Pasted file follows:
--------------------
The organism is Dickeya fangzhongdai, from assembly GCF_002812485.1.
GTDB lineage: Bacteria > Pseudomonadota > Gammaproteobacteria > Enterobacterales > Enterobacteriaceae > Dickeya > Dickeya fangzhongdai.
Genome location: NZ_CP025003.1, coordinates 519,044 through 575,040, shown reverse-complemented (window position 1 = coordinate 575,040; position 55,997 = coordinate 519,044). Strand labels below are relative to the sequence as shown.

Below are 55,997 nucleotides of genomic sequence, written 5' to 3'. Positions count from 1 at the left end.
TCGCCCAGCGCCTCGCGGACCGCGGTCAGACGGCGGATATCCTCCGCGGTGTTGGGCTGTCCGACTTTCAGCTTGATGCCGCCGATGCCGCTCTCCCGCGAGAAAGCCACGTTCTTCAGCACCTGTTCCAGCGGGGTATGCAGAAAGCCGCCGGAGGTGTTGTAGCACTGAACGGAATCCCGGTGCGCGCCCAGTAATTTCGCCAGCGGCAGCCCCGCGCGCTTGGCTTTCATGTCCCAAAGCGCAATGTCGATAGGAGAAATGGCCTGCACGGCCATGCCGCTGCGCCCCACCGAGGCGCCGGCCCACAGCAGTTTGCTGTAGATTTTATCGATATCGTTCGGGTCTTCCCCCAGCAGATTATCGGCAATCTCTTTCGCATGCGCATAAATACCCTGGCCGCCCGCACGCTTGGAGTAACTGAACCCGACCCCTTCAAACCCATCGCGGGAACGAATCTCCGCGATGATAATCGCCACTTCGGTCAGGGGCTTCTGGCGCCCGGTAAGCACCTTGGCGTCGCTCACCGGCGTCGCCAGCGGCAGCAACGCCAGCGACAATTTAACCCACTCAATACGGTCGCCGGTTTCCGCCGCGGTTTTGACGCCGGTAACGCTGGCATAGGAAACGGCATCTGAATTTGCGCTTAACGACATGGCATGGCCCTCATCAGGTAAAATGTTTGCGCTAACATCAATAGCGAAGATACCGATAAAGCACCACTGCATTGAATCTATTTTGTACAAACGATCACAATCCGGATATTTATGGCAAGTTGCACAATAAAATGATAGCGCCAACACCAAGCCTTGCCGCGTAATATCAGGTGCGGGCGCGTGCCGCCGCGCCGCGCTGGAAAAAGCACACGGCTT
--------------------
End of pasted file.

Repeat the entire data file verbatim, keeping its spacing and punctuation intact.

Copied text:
The organism is Dickeya fangzhongdai, from assembly GCF_002812485.1.
GTDB lineage: Bacteria > Pseudomonadota > Gammaproteobacteria > Enterobacterales > Enterobacteriaceae > Dickeya > Dickeya fangzhongdai.
Genome location: NZ_CP025003.1, coordinates 519,044 through 575,040, shown reverse-complemented (window position 1 = coordinate 575,040; position 55,997 = coordinate 519,044). Strand labels below are relative to the sequence as shown.

Below are 55,997 nucleotides of genomic sequence, written 5' to 3'. Positions count from 1 at the left end.
TCGCCCAGCGCCTCGCGGACCGCGGTCAGACGGCGGATATCCTCCGCGGTGTTGGGCTGTCCGACTTTCAGCTTGATGCCGCCGATGCCGCTCTCCCGCGAGAAAGCCACGTTCTTCAGCACCTGTTCCAGCGGGGTATGCAGAAAGCCGCCGGAGGTGTTGTAGCACTGAACGGAATCCCGGTGCGCGCCCAGTAATTTCGCCAGCGGCAGCCCCGCGCGCTTGGCTTTCATGTCCCAAAGCGCAATGTCGATAGGAGAAATGGCCTGCACGGCCATGCCGCTGCGCCCCACCGAGGCGCCGGCCCACAGCAGTTTGCTGTAGATTTTATCGATATCGTTCGGGTCTTCCCCCAGCAGATTATCGGCAATCTCTTTCGCATGCGCATAAATACCCTGGCCGCCCGCACGCTTGGAGTAACTGAACCCGACCCCTTCAAACCCATCGCGGGAACGAATCTCCGCGATGATAATCGCCACTTCGGTCAGGGGCTTCTGGCGCCCGGTAAGCACCTTGGCGTCGCTCACCGGCGTCGCCAGCGGCAGCAACGCCAGCGACAATTTAACCCACTCAATACGGTCGCCGGTTTCCGCCGCGGTTTTGACGCCGGTAACGCTGGCATAGGAAACGGCATCTGAATTTGCGCTTAACGACATGGCATGGCCCTCATCAGGTAAAATGTTTGCGCTAACATCAATAGCGAAGATACCGATAAAGCACCACTGCATTGAATCTATTTTGTACAAACGATCACAATCCGGATATTTATGGCAAGTTGCACAATAAAATGATAGCGCCAACACCAAGCCTTGCCGCGTAATATCAGGTGCGGGCGCGTGCCGCCGCGCCGCGCTGGAAAAAGCACACGGCTT